Portugese Weddings are wonderful rhobust celebrations full of food, family and love. Over the last several decades Portuguese Weddings have been modeled on the modern ceremonies in the United States and Western Europe.
However, some of the more ancient Wedding customs have been undergoing something of a revival within the past few years. Here are 7 Wedding Customs your bound to see at a traditional Portuguese Wedding.
On a further celebratory note, despite being overwhelmingly Catholic, Portugal was also one of the first countries in the world to legalise same sex marriage.
Portugal we salute you!
1. Golden oldies
Whilst for some of us the thought of having our grandparents tag along on a night out may seem rather odd. In Portugal it is customary for the oldest members of the Bride and Grooms community to attend the Bucks party where the Groom bids farewell to his single life and single friends.
2. Walking to the Church
Whilst nearly all Brides prepare themselves for a walk down the aisle, in Portugal the Brides journey begins long before the church. Still closely upheld in villages and small communities is the tradition by which the Bride walks to the church with her wedding party, closely followed by the Wedding guests. You would definitely want to be wearing comfortable shoes!
Image via: weddingsonline.ie
Image via: weddingsonline.ie
3. Passing of the Brides Shoe
Yes you heard correctly, this ancient tradition is still very much alive and involves passing around the Brides shoe during the reception and stuffing it with money. This is done to help the young couple with their honeymoon and to start their new life together. This festive tradition is still celebrated and embraced by many young couples today.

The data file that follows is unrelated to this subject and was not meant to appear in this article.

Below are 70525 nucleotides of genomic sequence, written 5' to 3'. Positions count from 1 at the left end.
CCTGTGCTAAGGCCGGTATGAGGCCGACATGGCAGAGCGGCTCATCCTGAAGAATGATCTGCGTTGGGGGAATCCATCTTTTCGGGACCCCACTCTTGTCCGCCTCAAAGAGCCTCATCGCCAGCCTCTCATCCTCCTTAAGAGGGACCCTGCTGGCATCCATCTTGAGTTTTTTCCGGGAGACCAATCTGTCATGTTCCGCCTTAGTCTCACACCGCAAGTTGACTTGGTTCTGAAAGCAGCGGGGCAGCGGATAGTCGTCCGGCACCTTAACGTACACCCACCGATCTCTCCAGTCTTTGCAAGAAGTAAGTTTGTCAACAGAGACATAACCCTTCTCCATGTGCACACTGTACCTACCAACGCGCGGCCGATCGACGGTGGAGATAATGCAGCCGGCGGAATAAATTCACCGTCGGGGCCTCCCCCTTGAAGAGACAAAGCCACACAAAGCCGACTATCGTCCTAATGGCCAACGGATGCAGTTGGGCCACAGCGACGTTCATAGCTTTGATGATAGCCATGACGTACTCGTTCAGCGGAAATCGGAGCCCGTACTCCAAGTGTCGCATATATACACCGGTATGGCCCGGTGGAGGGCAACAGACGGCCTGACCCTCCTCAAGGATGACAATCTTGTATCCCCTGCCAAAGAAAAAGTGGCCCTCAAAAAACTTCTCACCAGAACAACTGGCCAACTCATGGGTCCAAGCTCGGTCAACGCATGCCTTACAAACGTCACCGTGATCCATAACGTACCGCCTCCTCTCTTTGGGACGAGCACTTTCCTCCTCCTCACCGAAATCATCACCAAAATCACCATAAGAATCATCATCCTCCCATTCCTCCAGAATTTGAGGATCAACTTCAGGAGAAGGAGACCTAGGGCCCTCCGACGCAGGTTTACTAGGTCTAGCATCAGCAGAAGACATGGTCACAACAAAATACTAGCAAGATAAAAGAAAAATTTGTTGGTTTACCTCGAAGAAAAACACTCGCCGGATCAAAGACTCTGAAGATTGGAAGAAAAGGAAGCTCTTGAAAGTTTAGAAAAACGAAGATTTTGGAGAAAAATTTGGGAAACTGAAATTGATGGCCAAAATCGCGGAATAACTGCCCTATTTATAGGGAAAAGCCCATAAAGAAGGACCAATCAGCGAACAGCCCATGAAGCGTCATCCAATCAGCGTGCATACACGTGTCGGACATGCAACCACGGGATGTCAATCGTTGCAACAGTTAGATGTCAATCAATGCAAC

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4. Money dance
There is also, traditionally, a money dance, during which young men pay for the privilege of dancing with the Bride. The Brides shoe may also be present on the dance floor as the couple collect monetary donations.
5. Let them eat cake
Traditionally the first slice of cake is offered to a single friend to bring them luck. Single guests are also encouraged to put a slice of cake under their pillow that night (not quite sure how that’s supposed to work) so that they can dream of their future beloved.
Image via: junebugswedding.com
6. Sibling love
Portuguese custom dictates that if a younger sibling marries before the first, the eldest must dance barefoot on the sibling’s Wedding; otherwise, they won’t find a partner. Yikes talk about pressure!
7. The great escape
Towards the end of the night the Bride and Groom are expected to quite literally escape from their Wedding, to spend their first night alone together. Although this is often easier said then done with guests doing everything in their power to deter them from leaving. The escape of the Bride and Groom becomes a huge competition of great theatricality and humor, with guests often playing a series of pranks ranging from hiding their luggage, taking the car away, to keeping them under the spotlight all night.
Image via: junebugweddings.com